Hong Kong gave every Associate nation a reason to rejoice by pulling off the shock of the tournament thus far beating Bangladesh by two wickets in a last-over finish, despite the hosts managing to edge past Nepal on net run-rate for a place in the Super 10s.
Haseeb Amjad smacked Abdur Razzak for a six over extra cover to complete the win in 19.4 overs. But the match was set up by their bowlers who bowled out of their literal skins, with Nadeem Ahmed winning the man-of-the-match award for his four-wicket haul. Irfan Ahmed and Munir Dar completed their greatest ever triumph with a cluster of boundaries when the game could have sprung out of their reach.
For once, Irfan didn't get out to the first ball of the innings as Al-Amin Hossain dropped a simple return catch. Then it was Rubel Hossain who dropped him on 12 at short third man and injured himself. But in between and after, Irfan blasted three sixes and three fours in his 28-ball 34 that ate into Bangladesh's tiny total - their second lowest in T20s. They suffered a collapse too, but it was Dar, the veteran, who stood firm in the end, biffing three fours and a six in his 36 off 27 balls.
Dar had to endure a collision with Bangladesh captain Mushfiqur Rahim while trying to complete a second run in the 15th over. But fatefully, he found Farhad Reza, a former teammate from the only time he played in the Dhaka Premier League seven years ago, to his liking and smashed 15 runs in the 17th over when they needed 26 runs off 24 balls.
Hong Kong, however, waded into Bangladesh with the ball in hand. Left-arm spinner Nadeem took 4 for 21, his best bowling figures in T20s while Nizakat Khan, whose bowling action has a slight Shahid Afridi resemblance, picked up three wickets for 19 runs. Irfan Ahmed's only wicket started the Bangladesh batting collapse while Tanwir Afzal's two early wickets helped Hong Kong keep the noise in the ground down.
Bangladesh's descent started, as it does when they play this poorly, in the first over when Tamim Iqbal tried to cut Tanwir's incoming delivery and had his off stump flattened. Tanwir trapped Sabbir Rahman with another delivery that went in, and replays showed it would have crashed into leg and middle.
Anamul Haque and Shakib Al Hasan, perhaps embarrassed by the early wickets or driven by superiority, went after the Hong Kong bowlers till the end of the Powerplay overs. Off the last ball of the sixth over, just after he had struck Nadeem for three consecutive boundaries, Anamul played on to an innocuous delivery. Bangladesh were still going strong in the eleventh over when Shakib played a scoop, tried another and then finally gave a simple catch to deep midwicket. The shot didn't do justice to the comfort of 85 for 3, but do any of their shots ever?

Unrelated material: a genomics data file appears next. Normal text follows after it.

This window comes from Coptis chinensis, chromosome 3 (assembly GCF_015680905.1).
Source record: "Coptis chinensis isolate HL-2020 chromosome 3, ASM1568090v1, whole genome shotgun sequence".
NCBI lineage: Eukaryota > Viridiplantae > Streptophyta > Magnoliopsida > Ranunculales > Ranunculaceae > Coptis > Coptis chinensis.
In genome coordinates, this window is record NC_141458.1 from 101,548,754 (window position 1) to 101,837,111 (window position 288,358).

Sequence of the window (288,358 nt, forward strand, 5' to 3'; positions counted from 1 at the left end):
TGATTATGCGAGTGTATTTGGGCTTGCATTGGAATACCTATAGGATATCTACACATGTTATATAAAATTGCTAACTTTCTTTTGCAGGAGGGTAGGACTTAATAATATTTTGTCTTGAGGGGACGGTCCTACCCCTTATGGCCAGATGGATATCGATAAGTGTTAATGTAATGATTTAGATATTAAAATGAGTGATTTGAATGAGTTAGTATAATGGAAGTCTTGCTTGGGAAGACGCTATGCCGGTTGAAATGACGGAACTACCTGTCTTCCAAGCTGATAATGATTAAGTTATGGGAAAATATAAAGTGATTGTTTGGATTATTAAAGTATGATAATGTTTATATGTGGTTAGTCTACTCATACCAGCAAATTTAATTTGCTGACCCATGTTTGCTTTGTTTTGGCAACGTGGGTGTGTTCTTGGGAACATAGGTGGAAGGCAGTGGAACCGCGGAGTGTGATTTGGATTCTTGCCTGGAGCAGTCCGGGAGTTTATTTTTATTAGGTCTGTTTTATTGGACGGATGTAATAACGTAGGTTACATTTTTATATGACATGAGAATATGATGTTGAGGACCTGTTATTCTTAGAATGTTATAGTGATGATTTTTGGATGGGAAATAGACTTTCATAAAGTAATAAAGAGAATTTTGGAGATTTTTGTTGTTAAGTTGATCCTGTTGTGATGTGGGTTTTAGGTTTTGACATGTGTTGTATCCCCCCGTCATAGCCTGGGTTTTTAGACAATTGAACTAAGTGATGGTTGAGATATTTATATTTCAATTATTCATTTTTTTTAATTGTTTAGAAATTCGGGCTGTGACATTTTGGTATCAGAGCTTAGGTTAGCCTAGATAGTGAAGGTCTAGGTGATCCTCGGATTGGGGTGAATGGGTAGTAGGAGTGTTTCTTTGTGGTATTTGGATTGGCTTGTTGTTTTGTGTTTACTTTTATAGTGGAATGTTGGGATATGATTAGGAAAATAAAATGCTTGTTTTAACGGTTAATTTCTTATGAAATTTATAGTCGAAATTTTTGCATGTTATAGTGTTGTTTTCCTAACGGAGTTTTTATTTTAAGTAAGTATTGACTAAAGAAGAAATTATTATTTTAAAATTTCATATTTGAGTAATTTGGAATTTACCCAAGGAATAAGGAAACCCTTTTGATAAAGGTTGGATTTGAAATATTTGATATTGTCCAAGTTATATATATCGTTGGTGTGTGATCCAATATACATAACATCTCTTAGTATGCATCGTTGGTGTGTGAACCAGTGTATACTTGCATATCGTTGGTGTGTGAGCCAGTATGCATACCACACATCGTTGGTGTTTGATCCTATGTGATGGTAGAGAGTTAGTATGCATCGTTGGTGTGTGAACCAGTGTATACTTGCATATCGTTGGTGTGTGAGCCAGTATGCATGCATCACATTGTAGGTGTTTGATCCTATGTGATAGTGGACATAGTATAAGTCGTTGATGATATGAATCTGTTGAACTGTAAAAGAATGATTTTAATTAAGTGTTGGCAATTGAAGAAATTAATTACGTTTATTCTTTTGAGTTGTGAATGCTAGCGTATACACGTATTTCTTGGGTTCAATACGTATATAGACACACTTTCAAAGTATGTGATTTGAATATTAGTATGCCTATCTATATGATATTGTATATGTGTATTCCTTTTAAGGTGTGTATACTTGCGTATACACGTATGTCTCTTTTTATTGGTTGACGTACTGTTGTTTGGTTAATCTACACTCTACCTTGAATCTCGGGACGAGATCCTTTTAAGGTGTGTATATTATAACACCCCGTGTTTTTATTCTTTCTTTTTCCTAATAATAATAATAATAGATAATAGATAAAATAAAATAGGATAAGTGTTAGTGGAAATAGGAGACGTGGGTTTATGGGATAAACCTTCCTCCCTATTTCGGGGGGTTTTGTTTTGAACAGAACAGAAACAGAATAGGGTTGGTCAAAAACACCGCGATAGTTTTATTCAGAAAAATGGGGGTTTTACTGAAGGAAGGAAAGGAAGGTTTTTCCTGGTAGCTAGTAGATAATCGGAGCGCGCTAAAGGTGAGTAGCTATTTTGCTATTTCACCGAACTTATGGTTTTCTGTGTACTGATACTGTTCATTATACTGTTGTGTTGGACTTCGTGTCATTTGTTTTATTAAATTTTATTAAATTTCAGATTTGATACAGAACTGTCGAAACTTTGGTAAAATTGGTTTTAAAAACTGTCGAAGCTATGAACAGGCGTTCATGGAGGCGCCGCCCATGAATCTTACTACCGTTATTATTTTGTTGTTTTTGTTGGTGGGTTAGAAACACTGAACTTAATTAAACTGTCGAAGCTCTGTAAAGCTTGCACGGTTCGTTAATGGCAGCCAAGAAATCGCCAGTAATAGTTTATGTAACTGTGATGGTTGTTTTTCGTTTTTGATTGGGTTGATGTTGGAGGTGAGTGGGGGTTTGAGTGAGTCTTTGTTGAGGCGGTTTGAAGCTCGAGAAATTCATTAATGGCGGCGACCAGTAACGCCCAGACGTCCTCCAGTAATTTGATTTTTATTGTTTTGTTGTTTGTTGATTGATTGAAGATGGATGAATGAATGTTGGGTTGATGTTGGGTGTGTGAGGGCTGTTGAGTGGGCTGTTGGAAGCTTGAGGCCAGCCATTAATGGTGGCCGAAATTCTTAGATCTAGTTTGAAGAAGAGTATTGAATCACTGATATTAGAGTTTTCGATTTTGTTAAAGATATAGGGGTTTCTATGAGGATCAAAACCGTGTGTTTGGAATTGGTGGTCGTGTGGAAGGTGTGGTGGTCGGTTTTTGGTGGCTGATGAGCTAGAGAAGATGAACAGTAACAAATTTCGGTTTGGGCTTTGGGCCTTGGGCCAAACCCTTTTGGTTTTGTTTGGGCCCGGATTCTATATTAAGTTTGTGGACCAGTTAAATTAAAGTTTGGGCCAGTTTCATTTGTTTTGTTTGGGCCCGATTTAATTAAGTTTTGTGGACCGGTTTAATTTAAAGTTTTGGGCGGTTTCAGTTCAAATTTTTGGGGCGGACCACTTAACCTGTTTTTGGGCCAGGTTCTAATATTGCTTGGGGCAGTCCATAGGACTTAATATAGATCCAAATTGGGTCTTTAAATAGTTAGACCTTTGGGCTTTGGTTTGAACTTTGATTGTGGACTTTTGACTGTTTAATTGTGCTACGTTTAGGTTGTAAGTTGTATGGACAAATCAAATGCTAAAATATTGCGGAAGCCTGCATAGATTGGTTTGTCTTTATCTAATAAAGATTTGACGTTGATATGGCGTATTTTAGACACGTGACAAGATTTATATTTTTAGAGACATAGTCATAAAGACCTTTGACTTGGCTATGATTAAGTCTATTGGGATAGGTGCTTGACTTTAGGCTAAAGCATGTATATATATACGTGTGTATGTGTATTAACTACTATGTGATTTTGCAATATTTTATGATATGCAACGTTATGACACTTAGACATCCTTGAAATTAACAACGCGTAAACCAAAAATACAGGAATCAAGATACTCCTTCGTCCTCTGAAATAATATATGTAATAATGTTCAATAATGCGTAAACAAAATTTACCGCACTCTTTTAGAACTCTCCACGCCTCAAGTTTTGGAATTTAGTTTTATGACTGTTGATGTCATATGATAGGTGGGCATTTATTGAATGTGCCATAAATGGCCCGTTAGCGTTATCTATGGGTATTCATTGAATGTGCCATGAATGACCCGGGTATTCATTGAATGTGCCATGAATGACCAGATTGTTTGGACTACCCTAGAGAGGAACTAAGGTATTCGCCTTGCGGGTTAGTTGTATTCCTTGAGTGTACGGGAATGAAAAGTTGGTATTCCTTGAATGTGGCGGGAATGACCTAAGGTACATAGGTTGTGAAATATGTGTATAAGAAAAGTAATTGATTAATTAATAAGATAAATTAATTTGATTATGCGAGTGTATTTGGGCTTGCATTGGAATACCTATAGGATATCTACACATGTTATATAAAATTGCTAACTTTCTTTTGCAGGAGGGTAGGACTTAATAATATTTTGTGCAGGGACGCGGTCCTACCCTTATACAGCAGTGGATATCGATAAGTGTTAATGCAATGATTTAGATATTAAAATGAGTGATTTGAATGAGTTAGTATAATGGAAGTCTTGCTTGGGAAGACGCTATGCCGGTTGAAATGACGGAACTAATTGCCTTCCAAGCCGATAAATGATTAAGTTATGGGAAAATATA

That's when the rot took over. In the space of 5.5 overs, Hong Kong not just got themselves into the game, they got on top of it and ruled. Mushfiqur's attempted slog at Nizakat fell at cover's hands. Mahmudullah was bowled by Nadeem as he tried to pick a single on the off-side, the delivery looking far better in the TV replay as there was a bit of confusion whether Jamie Atkinson had deflected it.
Atkinson then gulped in Reza's edge off Nizakat and then took an even better take off the next ball to dismiss Razzak. It was 101 for 8 in the 14th over. Soon Rubel Hossain was removed by Nadeem, and then with a chance to construct a last-wicket resistance, Nasir Hossain decided to give Al-Amin Hossain the strike. The result was predictable as the No 11 holed out at long-on, a spectacular catch by Babar Hayat, who had earlier let one slip through his legs.
The collapse complete with seven wickets falling in 5.5 overs, for just 23 runs. This was a batting disgrace, particularly the attitude that came with the batting.